> Show me one place in nature where a ratio that is a power of ten occurs. I can
> show you millions made from say, powers of six (honeycombs, snowflakes, packing
> cylinders closely, molecular stuctures, inscribed hexagon in a circle using the
> radius of the circle as the length of a leg, etc.). You can do the same for
> 2, 3, 4 and probably 12. You'll get nowhere with 10. It ain't even really how
> many fingers we have, those other two are really thumbs. If we were cartoon
> charaters and had eight fingers, then the metric system might be all right.
> But it would be even better to have six. Ten is just a basically useless
> number.
> RE

-- Metric was designed as an integrated system for description (size,
volume, mass, etc.) of man-made, easily scalable items. Rockets come
immediately to mind. If I were designing a flower, fractals would be the
choice for easy scaling. Pi is everywhere, would you care for a Pi based
counting system (it did have it's uses in ancient Egypt)?

What if you want to scale your design up one third?

"Let's see, 7/8 times 1.333333 is..., 7*1.3333 = 9.3333, no, that won't
work..., 8*3 = 24, 7*3 = 21*1.333 = 28, so... 28/24-24 = 1 4/24, shoot,
my ruler is in 16ths and 32nds, 4/24 = 1/6, there's the 6 I was looking
for on the snowflake project..., let's see, 1/6" is 1/72nd of a foot...,
reminds me of an airplane model I built once..., maybe I'll make that
first measurement 3/4". Yes, 1.333*3/4 = 1". We don't need no stinking
metric system!"

All in good fun,

Mario Perdue

unread,
Dec 1, 1998, 3:00:00 AM12/1/98
to
On Tue, 01 Dec 1998 23:03:13 -0800, Jimbo Franz <in...@usrockets.com>
wrote:

>[snip]


>
>What if you want to scale your design up one third?
>
>"Let's see, 7/8 times 1.333333 is..., 7*1.3333 = 9.3333, no, that won't
>work..., 8*3 = 24, 7*3 = 21*1.333 = 28, so... 28/24-24 = 1 4/24, shoot,
>my ruler is in 16ths and 32nds, 4/24 = 1/6, there's the 6 I was looking
>for on the snowflake project..., let's see, 1/6" is 1/72nd of a foot...,
>reminds me of an airplane model I built once..., maybe I'll make that
>first measurement 3/4". Yes, 1.333*3/4 = 1". We don't need no stinking
>metric system!"
>

>[snip]

Or you could use your 'scale,' you know... the one with the six
'rulers,' and measure it directly. :^)

RobEdmonds

unread,
Dec 2, 1998, 3:00:00 AM12/2/98
to
<<If you purchased ply in metric thickness, metric would make sense. I can fill
9mm with three 3mm or one 6mm and one 3mm
sheets.>>

That's fine until you get numbers less than one involved. Now, you could
assume that mm's are fine enough that you would only have to make integral
sizes, making that workable. But as for:

<<How much more simple and regular can proportions get than tenths, hundredths,
tens, hundreds, etc.?>>

Show me one place in nature where a ratio that is a power of ten occurs. I can

PeteAlway

unread,
Dec 2, 1998, 3:00:00 AM12/2/98
to
robed...@aol.com (RobEdmonds), Philosopher-King of Boost-Gliders wrote:

>Show me one place in nature where a ratio that is a power of ten occurs. I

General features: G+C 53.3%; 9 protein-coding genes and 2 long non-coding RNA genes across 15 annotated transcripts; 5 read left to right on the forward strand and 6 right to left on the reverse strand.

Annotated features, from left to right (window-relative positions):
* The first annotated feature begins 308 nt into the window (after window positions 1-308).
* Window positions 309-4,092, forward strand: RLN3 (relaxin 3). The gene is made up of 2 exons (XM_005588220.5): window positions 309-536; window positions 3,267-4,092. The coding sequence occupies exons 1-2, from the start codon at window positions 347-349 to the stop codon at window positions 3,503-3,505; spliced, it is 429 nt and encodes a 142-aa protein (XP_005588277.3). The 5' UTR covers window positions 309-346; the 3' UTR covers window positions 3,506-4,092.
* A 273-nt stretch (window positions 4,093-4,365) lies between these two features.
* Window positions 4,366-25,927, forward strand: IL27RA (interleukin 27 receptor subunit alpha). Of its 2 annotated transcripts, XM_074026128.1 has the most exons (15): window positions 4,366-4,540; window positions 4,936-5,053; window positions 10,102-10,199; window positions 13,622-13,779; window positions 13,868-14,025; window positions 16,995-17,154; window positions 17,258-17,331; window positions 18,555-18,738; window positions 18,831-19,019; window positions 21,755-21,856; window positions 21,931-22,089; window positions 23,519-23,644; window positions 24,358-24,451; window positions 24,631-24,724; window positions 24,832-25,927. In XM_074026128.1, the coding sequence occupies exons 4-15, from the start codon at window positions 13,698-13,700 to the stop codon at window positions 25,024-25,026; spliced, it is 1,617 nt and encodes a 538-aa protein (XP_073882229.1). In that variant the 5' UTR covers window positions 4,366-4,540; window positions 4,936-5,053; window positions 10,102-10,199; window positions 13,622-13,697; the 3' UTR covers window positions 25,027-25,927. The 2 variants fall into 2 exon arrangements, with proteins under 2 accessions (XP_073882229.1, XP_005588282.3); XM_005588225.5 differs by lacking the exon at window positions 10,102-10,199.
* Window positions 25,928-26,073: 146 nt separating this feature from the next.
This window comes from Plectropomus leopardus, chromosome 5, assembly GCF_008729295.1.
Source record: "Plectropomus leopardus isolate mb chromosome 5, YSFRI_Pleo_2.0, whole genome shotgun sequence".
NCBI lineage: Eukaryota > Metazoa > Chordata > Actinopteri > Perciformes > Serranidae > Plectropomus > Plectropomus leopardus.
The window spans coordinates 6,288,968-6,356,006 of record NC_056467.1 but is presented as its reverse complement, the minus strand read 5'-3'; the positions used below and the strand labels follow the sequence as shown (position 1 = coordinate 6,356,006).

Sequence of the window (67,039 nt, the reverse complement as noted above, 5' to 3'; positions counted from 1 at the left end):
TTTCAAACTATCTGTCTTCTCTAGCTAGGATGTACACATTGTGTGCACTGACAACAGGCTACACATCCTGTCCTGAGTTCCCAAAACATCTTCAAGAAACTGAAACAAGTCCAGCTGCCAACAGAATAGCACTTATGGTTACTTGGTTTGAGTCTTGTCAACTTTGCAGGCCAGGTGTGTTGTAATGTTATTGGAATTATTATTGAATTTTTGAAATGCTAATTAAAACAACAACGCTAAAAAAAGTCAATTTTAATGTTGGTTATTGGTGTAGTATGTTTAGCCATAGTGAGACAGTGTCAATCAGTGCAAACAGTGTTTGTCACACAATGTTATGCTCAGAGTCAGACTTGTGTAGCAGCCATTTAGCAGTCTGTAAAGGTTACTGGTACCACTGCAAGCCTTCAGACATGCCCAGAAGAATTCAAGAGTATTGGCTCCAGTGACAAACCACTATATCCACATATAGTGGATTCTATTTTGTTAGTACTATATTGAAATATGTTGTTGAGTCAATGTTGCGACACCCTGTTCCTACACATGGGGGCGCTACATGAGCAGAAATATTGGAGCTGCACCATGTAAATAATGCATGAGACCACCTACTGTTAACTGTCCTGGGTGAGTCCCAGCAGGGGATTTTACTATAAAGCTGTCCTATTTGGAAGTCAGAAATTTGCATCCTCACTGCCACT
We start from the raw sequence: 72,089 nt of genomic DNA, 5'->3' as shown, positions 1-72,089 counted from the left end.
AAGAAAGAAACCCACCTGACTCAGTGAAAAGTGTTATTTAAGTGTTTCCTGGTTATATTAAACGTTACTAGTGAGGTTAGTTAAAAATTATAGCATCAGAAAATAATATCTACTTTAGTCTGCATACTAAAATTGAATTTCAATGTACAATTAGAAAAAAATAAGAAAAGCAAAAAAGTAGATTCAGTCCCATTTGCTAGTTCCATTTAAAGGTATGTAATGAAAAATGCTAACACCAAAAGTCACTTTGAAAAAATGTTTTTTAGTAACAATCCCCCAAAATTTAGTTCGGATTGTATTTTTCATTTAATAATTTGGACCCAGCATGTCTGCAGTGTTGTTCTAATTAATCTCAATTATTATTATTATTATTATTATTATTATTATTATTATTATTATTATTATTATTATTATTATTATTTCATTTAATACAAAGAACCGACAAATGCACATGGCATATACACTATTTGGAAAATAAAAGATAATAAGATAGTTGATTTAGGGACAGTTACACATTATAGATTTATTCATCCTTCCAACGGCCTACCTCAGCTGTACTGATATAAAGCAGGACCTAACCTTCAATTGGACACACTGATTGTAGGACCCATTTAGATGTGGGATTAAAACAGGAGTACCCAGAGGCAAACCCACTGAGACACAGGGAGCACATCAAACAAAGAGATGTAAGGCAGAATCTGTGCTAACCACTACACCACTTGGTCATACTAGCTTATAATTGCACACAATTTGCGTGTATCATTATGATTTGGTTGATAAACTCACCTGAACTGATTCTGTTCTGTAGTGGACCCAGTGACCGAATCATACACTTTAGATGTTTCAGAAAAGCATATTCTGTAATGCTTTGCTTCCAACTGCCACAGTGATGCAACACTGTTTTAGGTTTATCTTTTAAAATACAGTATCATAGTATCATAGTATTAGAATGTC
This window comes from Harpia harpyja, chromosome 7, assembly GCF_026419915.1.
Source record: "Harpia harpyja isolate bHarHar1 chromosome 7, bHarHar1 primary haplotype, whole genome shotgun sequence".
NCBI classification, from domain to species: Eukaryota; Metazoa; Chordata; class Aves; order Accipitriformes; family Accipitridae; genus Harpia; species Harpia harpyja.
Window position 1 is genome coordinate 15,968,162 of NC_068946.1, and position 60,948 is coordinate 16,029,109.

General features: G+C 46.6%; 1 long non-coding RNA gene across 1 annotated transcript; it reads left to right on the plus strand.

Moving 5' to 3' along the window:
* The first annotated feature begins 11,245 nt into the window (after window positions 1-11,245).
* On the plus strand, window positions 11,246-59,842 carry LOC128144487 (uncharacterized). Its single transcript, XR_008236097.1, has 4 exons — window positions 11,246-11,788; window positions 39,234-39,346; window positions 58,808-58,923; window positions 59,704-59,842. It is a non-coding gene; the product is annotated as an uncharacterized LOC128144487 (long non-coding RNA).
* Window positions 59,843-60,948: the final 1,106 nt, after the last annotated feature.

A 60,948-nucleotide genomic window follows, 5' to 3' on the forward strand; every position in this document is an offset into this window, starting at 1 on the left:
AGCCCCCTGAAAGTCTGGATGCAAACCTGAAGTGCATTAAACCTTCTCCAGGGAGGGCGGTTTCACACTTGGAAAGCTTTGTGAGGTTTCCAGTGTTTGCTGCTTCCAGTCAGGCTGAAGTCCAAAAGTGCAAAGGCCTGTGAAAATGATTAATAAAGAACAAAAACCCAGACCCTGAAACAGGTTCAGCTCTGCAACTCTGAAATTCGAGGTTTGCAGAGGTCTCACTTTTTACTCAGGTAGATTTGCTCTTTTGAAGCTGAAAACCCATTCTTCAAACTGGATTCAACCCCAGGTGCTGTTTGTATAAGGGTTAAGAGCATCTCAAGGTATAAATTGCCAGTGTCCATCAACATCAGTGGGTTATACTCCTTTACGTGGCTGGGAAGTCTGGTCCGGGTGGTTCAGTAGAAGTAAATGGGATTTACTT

can
>show you millions made from say, powers of six (honeycombs, snowflakes,
packing
>cylinders closely, molecular stuctures, inscribed hexagon in a circle using
the
>radius of the circle as the length of a leg, etc.). You can do the same for
>2, 3, 4 and probably 12. You'll get nowhere with 10. It ain't even really
how
>many fingers we have, those other two are really thumbs. If we were cartoon
>charaters and had eight fingers, then the metric system might be all right.
>But it would be even better to have six. Ten is just a basically useless
>number.

Rob, you have made an excellent case for dumping base 10. As long as nobody
hacks off any of my supernumary philanges, I could go for a switch. After all,
computers do very well in base two. And once we make the conversion in our
numbering system, fractions will be easier. None of this 8 13/32 junk. Just
1000.01101, which would be a buttload easier to read off a ruler.

But unless you are willing to dump decimal counting, decimal units make more
sense.

I wonder if the people who came up with english units were really decimal
counters. I mean counting is really just a chant of nonsense words--Wun Tou
Thri Fore Faiv Siks Sehvun Ate Nain Tehn Ulevin Tuellv (beyond that it's base
ten talking with crazy polysyllabic words like tuennisehvun and
ahunerdnsickstiate, which do not a chant make)--not unlike Eenie Meenie Miney
Moe--just remember the chant word you hit when you run out of cows or
Phillips-head rocks or whatever. So you just rember that you chant all the way
to tuellv as you place knuckles end to end to get a foot. Chant to miney when
you lay barleycorns to get a standard knuckle since Ogg's knuckles are bigger
than Kell's... Altogether a fine way of measuring when everyone counts by
chant, without bases.

So Yeah, base twelve or base 8 or base 2 would be nice if our numbering system
worked that way.

And if I can keep all my fingers.

Peter Alway


Remove a couple .com's from address to reply. Check
out the Saturn Press website for my rocketry books and posters:
http://members.aol.com/satrnpress/saturn.htm

Stefan Wimmer

unread,
Dec 2, 1998, 3:00:00 AM12/2/98
to
Rob Edmonds <RobEd...@aol.com>
>Why do you want to ruin kids with those SI units? SI units discourage the
>development of a sense of proprtion. Numbers like 1/4, 1/2, 2, 3 ,4 and 6
>have a real, intrinsic meaning to them that is important to the development
>of design skills in the child's mind. A number like ".317" has no intrinsic
>meaning, it only stimulates the symbolic side of their minds (in that they
>can recognize a "three", a "one" and a "seven". Perhaps the concept
>that the "point" means that the number is less than one rather than
>greater than one has a tiny bit of intrinsic appeal). If all you want
>is a bunch of scientists, OK, but if you want engineers, your not going
>to produce them with units divisible by a meaningless number like ten.
>There are plenty of useful benefits to dividing things into two's,